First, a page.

The Hort Report: Wait to mow or prune bushes and shrubs, and what to do with white rot in onions
EDITOR’S NOTE: The Hort Report provides information to help you with your garden, flowerbed, yard and other landscaping projects. Readers questions are welcome.
Welcome to all the new readers of The Hort Report. Thanks to Bob Gough and David Adam with Muddy River News for giving this opportunity to write for them. I hope all the new readers will get helpful information.
What can I say about the hot dry weather we had in June? It might have been one of the driest and hottest Junes I can remember, and I turned 66 this year. The first day of July, we received more than 1.3 inches of rain in Shelbina. Hopefully many of you have received some rain in the past few days, too.
We need to thank God for any rain we have received this growing season. In the coming days and weeks, keep praying for the rain we need to keep our gardens, flowerbeds and yards. Any mulching you have done should allow the water that is in the soil last longer. Several people have told me over the past few days the rain also has made it easier to pull weeds and unwanted grasses from your garden and flowerbeds. Less weeds means more water and nutrients for your plants.
In the past week, I had some people ask me about starting to mow their yards again. I realize some people never really stopped mowing their yards, using the excuse of wanting to keep the weeds cut. It really makes me wonder if people realize that they may be doing more harm than good.
Mowing when the grass isn’t growing can do long-term harm. Once the grass starts to grow again, you need to allow it time to regrow the root system. Grass needs a big healthy roots system to keep the grass plant growing during these hot and dry times of the year. If you are mowing too often and too low, the grass plant is trying to grow new grass from the crown. It should be growing a big healthy root system.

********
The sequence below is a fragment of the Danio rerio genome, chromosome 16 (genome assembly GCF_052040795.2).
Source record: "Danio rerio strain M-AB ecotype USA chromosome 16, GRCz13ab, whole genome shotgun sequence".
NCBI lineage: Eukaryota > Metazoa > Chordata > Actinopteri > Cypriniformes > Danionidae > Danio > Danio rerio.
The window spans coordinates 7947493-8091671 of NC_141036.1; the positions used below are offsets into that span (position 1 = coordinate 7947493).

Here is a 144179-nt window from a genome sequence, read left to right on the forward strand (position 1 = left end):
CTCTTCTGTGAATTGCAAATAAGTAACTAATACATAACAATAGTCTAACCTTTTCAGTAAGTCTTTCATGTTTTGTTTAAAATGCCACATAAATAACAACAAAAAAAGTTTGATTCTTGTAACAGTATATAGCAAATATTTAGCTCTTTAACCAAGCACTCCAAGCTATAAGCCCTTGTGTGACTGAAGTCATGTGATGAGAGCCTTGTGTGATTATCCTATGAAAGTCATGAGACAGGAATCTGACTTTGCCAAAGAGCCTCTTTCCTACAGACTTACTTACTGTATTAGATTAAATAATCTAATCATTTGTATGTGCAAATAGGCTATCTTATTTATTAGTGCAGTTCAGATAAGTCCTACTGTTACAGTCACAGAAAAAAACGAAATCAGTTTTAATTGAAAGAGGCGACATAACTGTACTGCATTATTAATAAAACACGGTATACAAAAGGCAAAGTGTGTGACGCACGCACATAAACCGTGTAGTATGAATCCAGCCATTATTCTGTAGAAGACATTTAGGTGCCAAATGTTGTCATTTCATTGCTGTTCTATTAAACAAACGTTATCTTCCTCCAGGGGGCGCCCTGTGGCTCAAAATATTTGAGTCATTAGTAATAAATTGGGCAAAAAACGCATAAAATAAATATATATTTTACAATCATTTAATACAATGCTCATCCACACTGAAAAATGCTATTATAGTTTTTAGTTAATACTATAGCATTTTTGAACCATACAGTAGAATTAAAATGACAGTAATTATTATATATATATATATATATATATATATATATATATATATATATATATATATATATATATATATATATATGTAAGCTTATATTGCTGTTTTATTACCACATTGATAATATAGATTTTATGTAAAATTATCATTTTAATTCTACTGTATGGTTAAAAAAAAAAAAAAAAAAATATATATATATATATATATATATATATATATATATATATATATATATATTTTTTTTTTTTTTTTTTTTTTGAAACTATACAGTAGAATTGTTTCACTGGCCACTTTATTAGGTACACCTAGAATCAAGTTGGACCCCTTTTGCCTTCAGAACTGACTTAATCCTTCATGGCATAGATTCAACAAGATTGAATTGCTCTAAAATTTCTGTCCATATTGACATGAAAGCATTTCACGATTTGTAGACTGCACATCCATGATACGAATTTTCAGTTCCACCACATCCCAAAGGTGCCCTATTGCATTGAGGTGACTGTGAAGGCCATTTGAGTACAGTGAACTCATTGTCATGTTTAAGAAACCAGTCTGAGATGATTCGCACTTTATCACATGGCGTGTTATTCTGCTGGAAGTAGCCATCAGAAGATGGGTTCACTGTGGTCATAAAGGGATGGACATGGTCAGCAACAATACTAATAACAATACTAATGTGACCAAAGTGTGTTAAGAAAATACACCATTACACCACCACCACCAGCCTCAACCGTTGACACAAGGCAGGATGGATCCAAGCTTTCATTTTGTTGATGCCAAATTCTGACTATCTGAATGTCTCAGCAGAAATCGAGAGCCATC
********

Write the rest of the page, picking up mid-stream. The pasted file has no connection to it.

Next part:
During this time of year, the temperature is too hot to allow the cool season grasses to grow very much anyway. Try to wait a few days so the grass has time to get its root system built back up before you mow like you were before the hot dry weather started back in late April and early May.
A good friend sent me an email with pictures of a problem he is having with his onions this year with the roots rotting off. The inside of the onion is starting to rot. He said the tops of the onions start to yellow and wilt. Once you pull the onions up, you see the roots have rotted off. The inside of the onion is rotten, and it isn’t usable.
I think it is a form of white rot that happens in onions, garlic and leeks. This is caused by a pathogen that lives in the soil, attacking the onion and causing it to die. If you have a form of white rot in your onions, garlic or leeks, pull up and destroy all plants that show white rot symptoms and signs. I think you need to burn them. Don’t put them in a compost pile or till them into another part of your garden. The plants and the soil around them are infected.